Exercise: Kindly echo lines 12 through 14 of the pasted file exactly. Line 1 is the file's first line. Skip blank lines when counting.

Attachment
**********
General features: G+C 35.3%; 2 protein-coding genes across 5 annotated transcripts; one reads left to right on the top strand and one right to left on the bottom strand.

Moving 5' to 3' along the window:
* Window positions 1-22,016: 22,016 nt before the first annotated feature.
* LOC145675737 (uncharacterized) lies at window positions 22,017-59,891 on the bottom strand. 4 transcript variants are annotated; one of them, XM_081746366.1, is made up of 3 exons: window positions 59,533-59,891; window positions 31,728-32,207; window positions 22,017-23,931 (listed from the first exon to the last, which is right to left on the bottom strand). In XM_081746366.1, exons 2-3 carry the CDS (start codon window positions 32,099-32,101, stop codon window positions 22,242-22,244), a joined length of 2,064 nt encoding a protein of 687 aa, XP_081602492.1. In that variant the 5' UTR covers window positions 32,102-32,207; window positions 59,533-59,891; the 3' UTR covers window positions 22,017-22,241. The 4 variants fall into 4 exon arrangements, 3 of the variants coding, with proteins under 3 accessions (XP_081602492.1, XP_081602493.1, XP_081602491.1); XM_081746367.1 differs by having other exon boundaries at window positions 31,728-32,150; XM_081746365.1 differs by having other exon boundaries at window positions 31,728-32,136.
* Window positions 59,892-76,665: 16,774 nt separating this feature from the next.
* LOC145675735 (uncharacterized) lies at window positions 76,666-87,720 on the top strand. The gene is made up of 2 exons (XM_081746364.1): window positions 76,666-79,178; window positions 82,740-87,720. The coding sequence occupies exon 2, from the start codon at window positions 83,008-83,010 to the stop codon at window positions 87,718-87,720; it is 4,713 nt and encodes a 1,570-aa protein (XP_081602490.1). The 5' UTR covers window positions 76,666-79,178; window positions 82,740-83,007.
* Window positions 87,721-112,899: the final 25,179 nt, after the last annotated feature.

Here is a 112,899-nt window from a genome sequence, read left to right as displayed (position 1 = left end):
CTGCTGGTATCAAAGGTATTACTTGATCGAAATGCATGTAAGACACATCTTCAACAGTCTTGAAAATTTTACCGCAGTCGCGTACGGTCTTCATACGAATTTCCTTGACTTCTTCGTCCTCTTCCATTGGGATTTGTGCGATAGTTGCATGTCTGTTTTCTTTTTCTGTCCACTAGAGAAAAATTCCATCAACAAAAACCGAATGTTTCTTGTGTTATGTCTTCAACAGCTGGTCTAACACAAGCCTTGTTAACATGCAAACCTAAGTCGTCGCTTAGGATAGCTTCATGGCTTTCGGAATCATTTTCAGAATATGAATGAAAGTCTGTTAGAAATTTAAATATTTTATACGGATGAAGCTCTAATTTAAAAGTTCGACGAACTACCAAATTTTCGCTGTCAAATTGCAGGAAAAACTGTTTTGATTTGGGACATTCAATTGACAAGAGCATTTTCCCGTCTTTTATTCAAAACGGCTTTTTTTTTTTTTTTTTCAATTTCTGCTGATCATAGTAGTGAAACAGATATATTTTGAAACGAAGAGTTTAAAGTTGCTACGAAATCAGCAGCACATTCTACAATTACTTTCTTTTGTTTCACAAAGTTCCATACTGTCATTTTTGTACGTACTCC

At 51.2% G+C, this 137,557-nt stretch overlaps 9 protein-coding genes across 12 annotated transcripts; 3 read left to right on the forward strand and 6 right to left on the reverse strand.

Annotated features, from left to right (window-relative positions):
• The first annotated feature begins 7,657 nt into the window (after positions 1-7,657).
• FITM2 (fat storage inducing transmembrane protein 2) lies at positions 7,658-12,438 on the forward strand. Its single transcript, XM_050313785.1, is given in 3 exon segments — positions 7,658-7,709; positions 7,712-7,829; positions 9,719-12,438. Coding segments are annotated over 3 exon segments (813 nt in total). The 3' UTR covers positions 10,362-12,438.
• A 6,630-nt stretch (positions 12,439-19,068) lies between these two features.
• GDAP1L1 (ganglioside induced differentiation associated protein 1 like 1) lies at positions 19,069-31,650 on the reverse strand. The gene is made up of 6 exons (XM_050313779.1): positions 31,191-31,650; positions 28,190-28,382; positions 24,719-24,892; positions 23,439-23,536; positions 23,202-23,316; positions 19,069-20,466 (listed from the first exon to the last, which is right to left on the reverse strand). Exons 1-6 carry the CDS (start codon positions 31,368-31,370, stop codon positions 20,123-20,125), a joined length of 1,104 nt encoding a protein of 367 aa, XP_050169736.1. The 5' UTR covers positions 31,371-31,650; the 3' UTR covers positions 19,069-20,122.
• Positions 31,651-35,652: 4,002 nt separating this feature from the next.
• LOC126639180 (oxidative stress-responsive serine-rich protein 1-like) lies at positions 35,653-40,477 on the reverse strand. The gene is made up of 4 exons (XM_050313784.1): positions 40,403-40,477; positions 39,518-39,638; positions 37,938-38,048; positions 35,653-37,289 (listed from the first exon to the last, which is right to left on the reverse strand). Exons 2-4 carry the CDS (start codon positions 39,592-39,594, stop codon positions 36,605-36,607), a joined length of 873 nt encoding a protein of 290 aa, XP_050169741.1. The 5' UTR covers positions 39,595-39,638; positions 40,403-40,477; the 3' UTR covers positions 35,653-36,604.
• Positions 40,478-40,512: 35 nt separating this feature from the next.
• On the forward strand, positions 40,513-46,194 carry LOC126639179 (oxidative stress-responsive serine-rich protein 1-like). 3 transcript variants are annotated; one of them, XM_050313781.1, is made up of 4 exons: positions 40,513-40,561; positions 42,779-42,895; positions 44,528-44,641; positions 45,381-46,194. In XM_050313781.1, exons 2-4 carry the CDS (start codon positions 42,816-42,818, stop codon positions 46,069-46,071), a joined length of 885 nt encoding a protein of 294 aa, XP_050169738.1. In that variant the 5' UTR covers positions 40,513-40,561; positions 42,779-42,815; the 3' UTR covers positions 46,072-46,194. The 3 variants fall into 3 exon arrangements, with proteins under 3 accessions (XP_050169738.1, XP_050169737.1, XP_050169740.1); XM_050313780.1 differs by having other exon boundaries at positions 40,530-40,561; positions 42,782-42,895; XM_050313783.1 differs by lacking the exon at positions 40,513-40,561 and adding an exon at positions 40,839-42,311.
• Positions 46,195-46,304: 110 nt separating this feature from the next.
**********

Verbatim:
• The first annotated feature begins 7,657 nt into the window (after positions 1-7,657).
• FITM2 (fat storage inducing transmembrane protein 2) lies at positions 7,658-12,438 on the forward strand. Its single transcript, XM_050313785.1, is given in 3 exon segments — positions 7,658-7,709; positions 7,712-7,829; positions 9,719-12,438. Coding segments are annotated over 3 exon segments (813 nt in total). The 3' UTR covers positions 10,362-12,438.
• A 6,630-nt stretch (positions 12,439-19,068) lies between these two features.